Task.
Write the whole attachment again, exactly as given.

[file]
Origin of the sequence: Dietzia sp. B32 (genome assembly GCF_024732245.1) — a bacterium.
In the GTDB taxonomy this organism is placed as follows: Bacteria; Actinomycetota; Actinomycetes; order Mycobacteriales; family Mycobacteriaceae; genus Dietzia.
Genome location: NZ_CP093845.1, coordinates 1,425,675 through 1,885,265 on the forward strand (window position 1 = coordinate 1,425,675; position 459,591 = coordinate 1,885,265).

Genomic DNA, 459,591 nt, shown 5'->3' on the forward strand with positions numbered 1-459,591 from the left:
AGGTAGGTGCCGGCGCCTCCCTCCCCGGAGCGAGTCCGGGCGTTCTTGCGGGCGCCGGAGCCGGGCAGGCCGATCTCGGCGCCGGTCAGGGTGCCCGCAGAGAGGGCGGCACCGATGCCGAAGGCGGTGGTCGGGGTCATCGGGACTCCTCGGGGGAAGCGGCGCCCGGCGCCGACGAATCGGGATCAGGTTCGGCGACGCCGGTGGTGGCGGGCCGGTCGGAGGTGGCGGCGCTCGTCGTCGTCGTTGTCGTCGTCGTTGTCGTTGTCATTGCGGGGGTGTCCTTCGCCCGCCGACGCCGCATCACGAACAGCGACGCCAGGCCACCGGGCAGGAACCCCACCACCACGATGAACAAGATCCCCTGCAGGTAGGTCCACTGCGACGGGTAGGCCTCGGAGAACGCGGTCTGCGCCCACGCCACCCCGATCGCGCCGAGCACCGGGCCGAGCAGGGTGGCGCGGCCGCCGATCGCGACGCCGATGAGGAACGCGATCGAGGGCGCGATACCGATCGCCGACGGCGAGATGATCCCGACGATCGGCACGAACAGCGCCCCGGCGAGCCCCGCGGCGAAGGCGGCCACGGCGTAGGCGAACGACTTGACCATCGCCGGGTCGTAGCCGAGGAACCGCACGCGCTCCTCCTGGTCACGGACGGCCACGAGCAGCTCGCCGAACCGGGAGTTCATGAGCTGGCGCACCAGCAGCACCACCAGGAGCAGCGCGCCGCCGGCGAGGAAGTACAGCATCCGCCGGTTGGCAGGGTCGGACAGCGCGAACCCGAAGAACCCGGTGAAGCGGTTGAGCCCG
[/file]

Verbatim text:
Origin of the sequence: Dietzia sp. B32 (genome assembly GCF_024732245.1) — a bacterium.
In the GTDB taxonomy this organism is placed as follows: Bacteria; Actinomycetota; Actinomycetes; order Mycobacteriales; family Mycobacteriaceae; genus Dietzia.
Genome location: NZ_CP093845.1, coordinates 1,425,675 through 1,885,265 on the forward strand (window position 1 = coordinate 1,425,675; position 459,591 = coordinate 1,885,265).

Genomic DNA, 459,591 nt, shown 5'->3' on the forward strand with positions numbered 1-459,591 from the left:
AGGTAGGTGCCGGCGCCTCCCTCCCCGGAGCGAGTCCGGGCGTTCTTGCGGGCGCCGGAGCCGGGCAGGCCGATCTCGGCGCCGGTCAGGGTGCCCGCAGAGAGGGCGGCACCGATGCCGAAGGCGGTGGTCGGGGTCATCGGGACTCCTCGGGGGAAGCGGCGCCCGGCGCCGACGAATCGGGATCAGGTTCGGCGACGCCGGTGGTGGCGGGCCGGTCGGAGGTGGCGGCGCTCGTCGTCGTCGTTGTCGTCGTCGTTGTCGTTGTCATTGCGGGGGTGTCCTTCGCCCGCCGACGCCGCATCACGAACAGCGACGCCAGGCCACCGGGCAGGAACCCCACCACCACGATGAACAAGATCCCCTGCAGGTAGGTCCACTGCGACGGGTAGGCCTCGGAGAACGCGGTCTGCGCCCACGCCACCCCGATCGCGCCGAGCACCGGGCCGAGCAGGGTGGCGCGGCCGCCGATCGCGACGCCGATGAGGAACGCGATCGAGGGCGCGATACCGATCGCCGACGGCGAGATGATCCCGACGATCGGCACGAACAGCGCCCCGGCGAGCCCCGCGGCGAAGGCGGCCACGGCGTAGGCGAACGACTTGACCATCGCCGGGTCGTAGCCGAGGAACCGCACGCGCTCCTCCTGGTCACGGACGGCCACGAGCAGCTCGCCGAACCGGGAGTTCATGAGCTGGCGCACCAGCAGCACCACCAGGAGCAGCGCGCCGCCGGCGAGGAAGTACAGCATCCGCCGGTTGGCAGGGTCGGACAGCGCGAACCCGAAGAACCCGGTGAAGCGGTTGAGCCCG